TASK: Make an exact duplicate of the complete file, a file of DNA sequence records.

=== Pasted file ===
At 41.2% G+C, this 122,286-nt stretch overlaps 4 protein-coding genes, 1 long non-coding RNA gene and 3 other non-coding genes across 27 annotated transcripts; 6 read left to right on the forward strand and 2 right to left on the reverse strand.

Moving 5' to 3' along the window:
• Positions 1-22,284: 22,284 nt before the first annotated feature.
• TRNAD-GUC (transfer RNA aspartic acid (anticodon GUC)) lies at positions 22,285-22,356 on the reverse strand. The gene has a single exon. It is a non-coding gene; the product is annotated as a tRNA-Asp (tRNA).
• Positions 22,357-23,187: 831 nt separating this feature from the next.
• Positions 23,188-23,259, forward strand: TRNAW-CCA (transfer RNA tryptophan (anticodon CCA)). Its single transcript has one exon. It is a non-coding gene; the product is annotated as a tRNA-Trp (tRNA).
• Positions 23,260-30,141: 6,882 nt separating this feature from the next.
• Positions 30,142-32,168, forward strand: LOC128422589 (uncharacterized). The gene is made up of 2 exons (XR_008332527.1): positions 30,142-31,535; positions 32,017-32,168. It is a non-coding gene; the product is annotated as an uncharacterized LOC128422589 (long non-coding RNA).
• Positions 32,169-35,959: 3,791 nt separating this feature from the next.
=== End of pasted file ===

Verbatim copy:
At 41.2% G+C, this 122,286-nt stretch overlaps 4 protein-coding genes, 1 long non-coding RNA gene and 3 other non-coding genes across 27 annotated transcripts; 6 read left to right on the forward strand and 2 right to left on the reverse strand.

Moving 5' to 3' along the window:
• Positions 1-22,284: 22,284 nt before the first annotated feature.
• TRNAD-GUC (transfer RNA aspartic acid (anticodon GUC)) lies at positions 22,285-22,356 on the reverse strand. The gene has a single exon. It is a non-coding gene; the product is annotated as a tRNA-Asp (tRNA).
• Positions 22,357-23,187: 831 nt separating this feature from the next.
• Positions 23,188-23,259, forward strand: TRNAW-CCA (transfer RNA tryptophan (anticodon CCA)). Its single transcript has one exon. It is a non-coding gene; the product is annotated as a tRNA-Trp (tRNA).
• Positions 23,260-30,141: 6,882 nt separating this feature from the next.
• Positions 30,142-32,168, forward strand: LOC128422589 (uncharacterized). The gene is made up of 2 exons (XR_008332527.1): positions 30,142-31,535; positions 32,017-32,168. It is a non-coding gene; the product is annotated as an uncharacterized LOC128422589 (long non-coding RNA).
• Positions 32,169-35,959: 3,791 nt separating this feature from the next.